Baby Birds Are Hatching Out All Over!

Red-bellied Woodpecker

by Patty Levin from

Downy Woodpecker from

Common Grackle by John Borom


Baltimore Oriole by Jeff Lewis from

American Crow by Darlene Knox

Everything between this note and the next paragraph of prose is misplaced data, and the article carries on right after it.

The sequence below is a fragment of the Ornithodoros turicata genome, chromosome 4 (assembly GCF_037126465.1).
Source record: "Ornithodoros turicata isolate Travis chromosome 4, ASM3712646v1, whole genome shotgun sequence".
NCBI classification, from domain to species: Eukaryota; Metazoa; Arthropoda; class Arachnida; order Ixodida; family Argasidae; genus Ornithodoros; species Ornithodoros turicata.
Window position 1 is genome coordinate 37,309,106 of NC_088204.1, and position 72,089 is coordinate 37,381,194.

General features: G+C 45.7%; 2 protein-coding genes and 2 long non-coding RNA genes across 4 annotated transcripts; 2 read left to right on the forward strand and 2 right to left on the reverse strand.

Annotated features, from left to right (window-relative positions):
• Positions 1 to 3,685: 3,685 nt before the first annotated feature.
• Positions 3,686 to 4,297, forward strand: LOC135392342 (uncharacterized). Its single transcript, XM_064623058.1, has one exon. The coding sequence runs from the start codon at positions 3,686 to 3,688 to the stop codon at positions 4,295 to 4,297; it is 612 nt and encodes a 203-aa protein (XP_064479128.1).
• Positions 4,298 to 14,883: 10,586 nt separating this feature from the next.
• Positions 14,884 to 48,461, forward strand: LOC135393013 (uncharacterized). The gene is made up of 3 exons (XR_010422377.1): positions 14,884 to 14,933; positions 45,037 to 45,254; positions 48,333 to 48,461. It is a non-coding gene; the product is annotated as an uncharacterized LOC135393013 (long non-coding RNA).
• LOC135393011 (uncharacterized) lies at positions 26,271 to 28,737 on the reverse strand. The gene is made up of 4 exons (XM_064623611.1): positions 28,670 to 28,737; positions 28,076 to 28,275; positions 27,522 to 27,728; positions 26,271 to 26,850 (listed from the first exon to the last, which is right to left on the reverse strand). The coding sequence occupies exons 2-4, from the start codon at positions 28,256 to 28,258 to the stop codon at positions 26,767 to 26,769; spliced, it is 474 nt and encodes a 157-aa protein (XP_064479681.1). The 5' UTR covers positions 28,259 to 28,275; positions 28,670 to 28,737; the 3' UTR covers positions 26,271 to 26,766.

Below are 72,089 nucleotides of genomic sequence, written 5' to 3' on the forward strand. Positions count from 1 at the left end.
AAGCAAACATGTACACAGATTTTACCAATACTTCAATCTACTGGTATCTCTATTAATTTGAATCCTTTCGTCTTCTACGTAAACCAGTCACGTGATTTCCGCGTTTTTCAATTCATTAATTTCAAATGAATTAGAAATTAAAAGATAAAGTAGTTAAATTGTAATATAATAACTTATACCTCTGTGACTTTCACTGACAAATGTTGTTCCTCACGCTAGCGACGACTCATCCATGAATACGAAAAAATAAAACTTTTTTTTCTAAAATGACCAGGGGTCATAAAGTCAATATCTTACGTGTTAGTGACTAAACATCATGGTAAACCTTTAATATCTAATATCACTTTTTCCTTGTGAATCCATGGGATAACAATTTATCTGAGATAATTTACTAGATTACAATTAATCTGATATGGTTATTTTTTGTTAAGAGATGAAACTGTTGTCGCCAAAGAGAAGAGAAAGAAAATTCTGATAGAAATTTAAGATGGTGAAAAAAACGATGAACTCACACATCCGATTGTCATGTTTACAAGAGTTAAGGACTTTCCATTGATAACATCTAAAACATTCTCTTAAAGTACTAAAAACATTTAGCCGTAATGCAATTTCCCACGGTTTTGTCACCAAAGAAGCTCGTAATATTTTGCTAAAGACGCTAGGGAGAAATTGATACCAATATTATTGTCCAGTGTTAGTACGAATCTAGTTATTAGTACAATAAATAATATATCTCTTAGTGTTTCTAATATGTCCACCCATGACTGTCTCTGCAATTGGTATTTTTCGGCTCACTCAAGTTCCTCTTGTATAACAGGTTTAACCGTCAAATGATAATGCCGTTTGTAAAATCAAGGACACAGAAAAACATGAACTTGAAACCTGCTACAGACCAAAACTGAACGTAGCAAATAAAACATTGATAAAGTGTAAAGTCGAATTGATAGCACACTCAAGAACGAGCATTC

Despite the absolutely awful weather that has plagued us for the past few days it seems as if baby birds are hatching out all over White Memorial. Some of those birds that hatched in the past 2 or 3 weeks are already fledging. The photos above depict just a few of the many birds that we saw yesterday and Sunday. Pt. Folly was especially productive. Amazingly, 2 of the Baltimore Oriole nests with young were only 25' apart. They were near campsite 3 for anyone interested in seeing them. Also around that site and the observation platform were 4 Common Grackle nests. Two of them had young fledging out when a pair of Cooper's Hawks came winging in. Each hawk grabbed a young grackle before flying off with many angry adult grackles and other birds in hot pursuit. I wish we could have gotten photos of all that action! Grackles around the Museum Area and N. Shore Marsh also have a ton of babies. While not nearly as abundant as some other bird species, Red-bellied and Downy Woodpeckers seem to be having a very good year for producing young. I found active Red-bellied Woodpecker nests around the Museum, behind Ongley Pond, and along N. Shore Rd., and Downy Woodpecker nests along the Lake, Windmill Hill, Butternut Brook, and Cranberry Pond Trails and at the Bantam Lake Outlet. American Crows have been nesting around here since March, and now fledglings are everywhere. I found 3 Fish Crows with their American cousins at Wheeler Hill yesterday. Other less common species that we found feeding fledglings included Blue-winged Warblers at Icehouse Field, Eastern Towhees at Wheeler Hill, Wood Thrushes along the Lake and Butternut Brook Trails, Black-and-White Warblers along N. Shore Rd., and Barred Owls at Wheeler Hill and Pine Island. My next few blog postings will probably cover more breeding bird activity, including results from the Litchfield Hills Summer Bird Count, as this is the season for them. Despite the hoards of mosquitoes this would be an ideal time of year for you to go out and look for those birds while they are busy attending their young.

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